Dan Campbell and his Detroit Lions coaching staff just made a bold and brilliant move

Detroit Free Press

You don’t fool me, Dan Campbell.

You can’t trick me with the tipped-back cap and your easy smile. I see past all that folksy charm.

And what I see is some subtle, calculated genius at work with the Detroit Lions.

As I’ve said before, the unofficial NFL law of hiring coaches requires  the new coach to be the opposite of the previous coach.

Jim Schwartz, with his smarts and Georgetown economics degree, was the opposite of Rod Marinelli.

CLASS IS IN SESSION: What they’re saying about Lions rookies not named Aidan Hutchinson

Jim Caldwell, with his grandfatherly demeanor and insistence on decorum, was the opposite of Schwartz’s lack of control.

Matt Patricia, with his label as a genius defensive mind, was the opposite of Caldwell’s questionable game-management skills.

And Campbell, with his player-friendly affable nature, is the opposite of Patricia, who was just a big, old meanie.

As you can tell, I study Lions coaches the way rabbinical students study the Talmud.

But this isn’t just another tribute to Campbell’s colorful, quirky, quippy personality. You’ve read plenty of those, with even more on the way when HBO’s “Hard Knocks” comes out in August. We all might OD on D.C.

No, this is a more serious examination of something Campbell and his staff did at minicamp and over the final two weeks of the offseason program. Campbell and his staff made comments that subtly raised expectations for key players.

MORE FROM MONARREZ: People think I’m negative about the Lions. They’re right.

It was something rarely seen Lions coaches do, and it’s about time. This is about accountability, and Campbell is finding a way to achieve it without bluster, bravado or bullying.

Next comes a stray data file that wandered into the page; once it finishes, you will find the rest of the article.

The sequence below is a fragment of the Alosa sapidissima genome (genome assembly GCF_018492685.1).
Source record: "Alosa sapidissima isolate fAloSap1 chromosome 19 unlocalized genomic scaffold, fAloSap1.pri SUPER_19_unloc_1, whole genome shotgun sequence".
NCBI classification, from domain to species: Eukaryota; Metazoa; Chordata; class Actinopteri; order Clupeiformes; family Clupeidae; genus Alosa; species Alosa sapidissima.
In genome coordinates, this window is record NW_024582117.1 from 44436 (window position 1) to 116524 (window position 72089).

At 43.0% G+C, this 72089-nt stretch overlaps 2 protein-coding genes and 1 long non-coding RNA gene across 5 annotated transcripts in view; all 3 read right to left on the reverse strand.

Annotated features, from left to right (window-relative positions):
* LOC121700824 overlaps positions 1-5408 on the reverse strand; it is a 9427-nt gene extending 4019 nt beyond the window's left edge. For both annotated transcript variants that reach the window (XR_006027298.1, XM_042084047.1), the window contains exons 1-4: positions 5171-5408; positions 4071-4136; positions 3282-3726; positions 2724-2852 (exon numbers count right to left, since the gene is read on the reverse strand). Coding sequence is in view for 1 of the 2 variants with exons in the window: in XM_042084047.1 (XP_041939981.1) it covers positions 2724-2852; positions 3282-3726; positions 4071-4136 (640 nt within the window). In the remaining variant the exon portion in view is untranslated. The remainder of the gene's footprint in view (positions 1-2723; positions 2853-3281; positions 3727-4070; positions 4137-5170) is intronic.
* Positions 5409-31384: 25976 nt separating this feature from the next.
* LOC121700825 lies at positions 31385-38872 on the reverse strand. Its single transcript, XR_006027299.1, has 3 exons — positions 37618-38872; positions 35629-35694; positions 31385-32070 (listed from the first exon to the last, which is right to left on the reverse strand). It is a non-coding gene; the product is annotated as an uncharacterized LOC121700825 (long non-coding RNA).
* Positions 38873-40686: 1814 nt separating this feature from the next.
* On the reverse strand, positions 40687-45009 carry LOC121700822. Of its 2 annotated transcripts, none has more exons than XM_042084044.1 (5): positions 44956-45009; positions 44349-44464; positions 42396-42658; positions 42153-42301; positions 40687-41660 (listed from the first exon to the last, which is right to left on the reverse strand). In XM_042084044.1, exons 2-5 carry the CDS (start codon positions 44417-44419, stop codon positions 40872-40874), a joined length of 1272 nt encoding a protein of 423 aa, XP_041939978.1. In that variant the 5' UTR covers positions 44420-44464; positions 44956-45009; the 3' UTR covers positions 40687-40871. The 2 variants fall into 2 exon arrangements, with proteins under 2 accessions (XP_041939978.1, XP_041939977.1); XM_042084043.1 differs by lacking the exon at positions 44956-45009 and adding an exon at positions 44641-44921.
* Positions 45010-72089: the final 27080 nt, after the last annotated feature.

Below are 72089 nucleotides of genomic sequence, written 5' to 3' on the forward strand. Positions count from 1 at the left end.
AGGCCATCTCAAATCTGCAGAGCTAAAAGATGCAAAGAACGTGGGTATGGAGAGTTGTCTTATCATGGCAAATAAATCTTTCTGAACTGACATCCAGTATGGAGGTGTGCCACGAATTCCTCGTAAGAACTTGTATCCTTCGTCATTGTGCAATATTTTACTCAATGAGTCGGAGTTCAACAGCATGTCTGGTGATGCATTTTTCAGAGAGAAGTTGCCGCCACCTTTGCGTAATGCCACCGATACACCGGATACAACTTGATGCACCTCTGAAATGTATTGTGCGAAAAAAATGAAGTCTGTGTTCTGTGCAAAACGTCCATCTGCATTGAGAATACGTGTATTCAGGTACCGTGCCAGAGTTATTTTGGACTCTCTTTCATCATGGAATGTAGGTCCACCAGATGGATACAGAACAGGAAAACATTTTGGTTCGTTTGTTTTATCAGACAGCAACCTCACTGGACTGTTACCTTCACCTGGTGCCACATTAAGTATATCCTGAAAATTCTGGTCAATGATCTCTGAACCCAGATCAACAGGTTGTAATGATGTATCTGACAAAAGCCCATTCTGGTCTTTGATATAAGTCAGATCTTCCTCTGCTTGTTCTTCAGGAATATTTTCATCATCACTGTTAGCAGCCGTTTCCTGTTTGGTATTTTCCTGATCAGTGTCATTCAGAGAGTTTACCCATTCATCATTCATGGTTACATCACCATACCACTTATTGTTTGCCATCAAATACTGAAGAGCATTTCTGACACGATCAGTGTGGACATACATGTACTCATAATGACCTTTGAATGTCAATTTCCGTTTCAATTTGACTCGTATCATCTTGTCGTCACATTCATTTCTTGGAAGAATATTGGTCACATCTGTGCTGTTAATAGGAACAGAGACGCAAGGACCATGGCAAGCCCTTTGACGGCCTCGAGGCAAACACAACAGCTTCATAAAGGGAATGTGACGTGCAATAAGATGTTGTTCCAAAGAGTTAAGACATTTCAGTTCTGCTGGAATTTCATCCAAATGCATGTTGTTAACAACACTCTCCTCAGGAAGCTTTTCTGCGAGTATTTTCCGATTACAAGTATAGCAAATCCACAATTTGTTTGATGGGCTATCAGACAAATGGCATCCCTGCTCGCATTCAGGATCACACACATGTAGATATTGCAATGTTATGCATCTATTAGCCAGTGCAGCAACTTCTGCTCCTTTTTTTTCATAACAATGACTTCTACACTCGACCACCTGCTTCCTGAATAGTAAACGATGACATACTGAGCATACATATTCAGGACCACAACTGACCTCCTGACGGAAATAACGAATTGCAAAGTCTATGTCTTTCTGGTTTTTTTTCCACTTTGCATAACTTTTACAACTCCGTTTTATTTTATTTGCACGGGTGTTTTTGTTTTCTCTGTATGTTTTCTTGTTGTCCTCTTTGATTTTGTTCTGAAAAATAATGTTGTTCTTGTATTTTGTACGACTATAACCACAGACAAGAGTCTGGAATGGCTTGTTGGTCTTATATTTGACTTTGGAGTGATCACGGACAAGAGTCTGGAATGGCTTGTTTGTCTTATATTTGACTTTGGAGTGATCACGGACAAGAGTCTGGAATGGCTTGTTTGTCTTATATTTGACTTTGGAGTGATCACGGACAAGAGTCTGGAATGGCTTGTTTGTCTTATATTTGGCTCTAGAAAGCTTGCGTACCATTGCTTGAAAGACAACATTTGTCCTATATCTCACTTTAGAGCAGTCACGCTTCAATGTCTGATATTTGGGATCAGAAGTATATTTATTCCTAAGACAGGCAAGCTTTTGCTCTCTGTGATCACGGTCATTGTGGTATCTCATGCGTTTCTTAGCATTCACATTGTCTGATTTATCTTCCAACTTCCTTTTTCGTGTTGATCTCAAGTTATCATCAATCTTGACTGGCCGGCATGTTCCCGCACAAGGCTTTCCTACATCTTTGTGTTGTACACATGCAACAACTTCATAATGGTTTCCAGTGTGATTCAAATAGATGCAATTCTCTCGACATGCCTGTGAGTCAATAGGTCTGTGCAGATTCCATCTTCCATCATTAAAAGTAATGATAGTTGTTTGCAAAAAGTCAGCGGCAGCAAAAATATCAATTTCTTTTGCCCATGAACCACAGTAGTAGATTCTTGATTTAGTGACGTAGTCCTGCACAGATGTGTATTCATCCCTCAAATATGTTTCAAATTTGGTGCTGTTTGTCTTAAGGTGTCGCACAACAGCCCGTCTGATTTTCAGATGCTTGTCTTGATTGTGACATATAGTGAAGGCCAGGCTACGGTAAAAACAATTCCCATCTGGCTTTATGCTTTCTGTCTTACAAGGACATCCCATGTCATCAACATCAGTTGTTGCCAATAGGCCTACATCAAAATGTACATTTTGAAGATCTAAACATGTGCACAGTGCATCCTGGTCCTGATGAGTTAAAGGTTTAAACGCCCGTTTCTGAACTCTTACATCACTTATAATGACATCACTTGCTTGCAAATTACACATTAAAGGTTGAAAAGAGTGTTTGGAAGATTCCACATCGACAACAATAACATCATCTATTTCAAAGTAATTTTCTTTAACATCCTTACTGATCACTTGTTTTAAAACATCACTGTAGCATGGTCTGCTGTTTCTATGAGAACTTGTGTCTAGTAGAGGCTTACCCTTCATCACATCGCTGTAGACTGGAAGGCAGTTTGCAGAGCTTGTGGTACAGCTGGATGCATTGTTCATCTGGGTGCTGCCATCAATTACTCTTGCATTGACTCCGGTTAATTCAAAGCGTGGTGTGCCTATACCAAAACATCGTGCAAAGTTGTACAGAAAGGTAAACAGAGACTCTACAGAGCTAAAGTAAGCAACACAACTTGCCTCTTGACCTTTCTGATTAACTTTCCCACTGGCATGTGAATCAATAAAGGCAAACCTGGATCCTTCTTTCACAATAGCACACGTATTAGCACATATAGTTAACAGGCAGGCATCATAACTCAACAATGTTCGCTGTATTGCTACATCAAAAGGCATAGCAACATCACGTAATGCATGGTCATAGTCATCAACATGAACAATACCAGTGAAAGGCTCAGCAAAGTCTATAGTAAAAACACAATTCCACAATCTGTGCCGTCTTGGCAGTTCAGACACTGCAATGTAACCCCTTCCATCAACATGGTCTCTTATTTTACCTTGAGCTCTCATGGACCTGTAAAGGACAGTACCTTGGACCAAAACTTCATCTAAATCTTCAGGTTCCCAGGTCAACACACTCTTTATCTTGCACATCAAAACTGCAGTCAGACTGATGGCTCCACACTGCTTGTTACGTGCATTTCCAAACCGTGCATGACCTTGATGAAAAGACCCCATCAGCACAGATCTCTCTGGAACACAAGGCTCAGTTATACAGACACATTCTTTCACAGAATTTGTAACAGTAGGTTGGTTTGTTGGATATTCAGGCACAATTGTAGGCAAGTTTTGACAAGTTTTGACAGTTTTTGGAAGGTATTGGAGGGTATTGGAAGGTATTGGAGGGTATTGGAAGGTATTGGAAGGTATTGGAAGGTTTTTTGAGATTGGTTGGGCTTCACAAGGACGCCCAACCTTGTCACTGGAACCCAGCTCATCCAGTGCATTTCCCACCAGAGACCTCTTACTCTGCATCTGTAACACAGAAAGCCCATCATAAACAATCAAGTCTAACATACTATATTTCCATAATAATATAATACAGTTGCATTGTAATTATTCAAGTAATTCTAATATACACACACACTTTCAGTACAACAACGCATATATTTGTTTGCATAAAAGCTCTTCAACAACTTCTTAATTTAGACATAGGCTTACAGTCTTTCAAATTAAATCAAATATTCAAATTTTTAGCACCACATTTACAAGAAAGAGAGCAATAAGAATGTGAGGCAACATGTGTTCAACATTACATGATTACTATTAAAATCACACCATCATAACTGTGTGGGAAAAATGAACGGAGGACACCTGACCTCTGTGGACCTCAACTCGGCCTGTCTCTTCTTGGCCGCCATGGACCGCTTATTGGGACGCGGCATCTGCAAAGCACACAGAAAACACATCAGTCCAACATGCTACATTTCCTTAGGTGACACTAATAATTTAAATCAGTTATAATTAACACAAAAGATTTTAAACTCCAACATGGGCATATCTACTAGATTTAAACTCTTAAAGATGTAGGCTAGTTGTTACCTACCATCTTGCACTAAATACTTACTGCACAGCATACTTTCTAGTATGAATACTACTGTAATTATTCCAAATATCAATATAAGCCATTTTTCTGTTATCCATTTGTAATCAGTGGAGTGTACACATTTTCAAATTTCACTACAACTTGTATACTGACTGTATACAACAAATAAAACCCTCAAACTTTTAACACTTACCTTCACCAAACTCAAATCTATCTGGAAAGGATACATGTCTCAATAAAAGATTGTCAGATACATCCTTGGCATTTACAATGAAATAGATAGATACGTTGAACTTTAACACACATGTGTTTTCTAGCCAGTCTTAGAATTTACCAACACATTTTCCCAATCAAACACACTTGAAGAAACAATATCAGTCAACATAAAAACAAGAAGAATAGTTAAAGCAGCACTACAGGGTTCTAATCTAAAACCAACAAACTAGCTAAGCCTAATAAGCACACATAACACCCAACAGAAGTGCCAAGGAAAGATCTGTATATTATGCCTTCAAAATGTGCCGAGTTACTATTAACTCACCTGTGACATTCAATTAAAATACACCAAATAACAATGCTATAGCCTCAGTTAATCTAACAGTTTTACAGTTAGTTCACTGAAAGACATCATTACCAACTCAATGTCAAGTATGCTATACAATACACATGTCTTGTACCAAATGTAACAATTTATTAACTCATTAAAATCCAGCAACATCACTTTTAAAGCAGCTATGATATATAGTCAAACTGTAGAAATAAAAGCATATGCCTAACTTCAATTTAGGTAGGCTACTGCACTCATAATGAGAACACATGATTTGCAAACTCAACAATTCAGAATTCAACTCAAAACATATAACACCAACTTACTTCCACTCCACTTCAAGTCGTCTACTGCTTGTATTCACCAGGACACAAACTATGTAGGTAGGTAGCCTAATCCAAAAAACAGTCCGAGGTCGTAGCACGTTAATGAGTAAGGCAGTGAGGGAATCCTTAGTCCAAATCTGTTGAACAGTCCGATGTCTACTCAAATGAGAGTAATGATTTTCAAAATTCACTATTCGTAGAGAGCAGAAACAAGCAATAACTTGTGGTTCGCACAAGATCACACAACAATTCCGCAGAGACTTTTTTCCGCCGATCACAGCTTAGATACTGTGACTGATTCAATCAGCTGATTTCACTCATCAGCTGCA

Just facts. And some hard truths, like the one Duce Staley, an assistant head coach in charge of running backs, dropped about D’Andre Swift.

“Injuries happen,” Staley said, “but one of the things Swift and I had a conversation about is you’ve got to be able to play through some of these injuries as a running back. We all know there’s a difference between being injured and hurt. As soon as you step in this building as a running back, Day 1 training camp, you’re not going to feel the same.

“There will be some things you have to fight through.”

I don’t want to start any drama because I’m not privy to what has been discussed between Swift and Staley. But Staley’s comments border on questioning Swift’s toughness. And maybe there’s something to that.

Swift is an electric player and an integral part of the offense, but he has missed seven games in his first two seasons. I’ve never sensed a problem with toughness, but by publicly stating that Swift needs to play through being hurt, you can bet reporters and everyone else will wonder whether Swift is hurt or truly injured the next time he misses a game.

I don’t know there was a direct correlation between Staley’s words, but Swift was one of a ew veterans taking part Monday in one of the final organized team activities.

“Trying to get better, perfect my craft,” he told the Free Press.

I think Swift is on the brink of a breakout season. He has 17 total touchdowns over two seasons, he averages 4.3 yards per carry and had 1,069 yards from scrimmage last year. Those numbers are similar to the first two seasons Dalvin Cook had before he became a Pro Bowler in Year 3.

But the bigger statement came from quarterbacks coach Mark Brunell, who made Jared Goff sound like a Pro Bowler, if not an MVP candidate.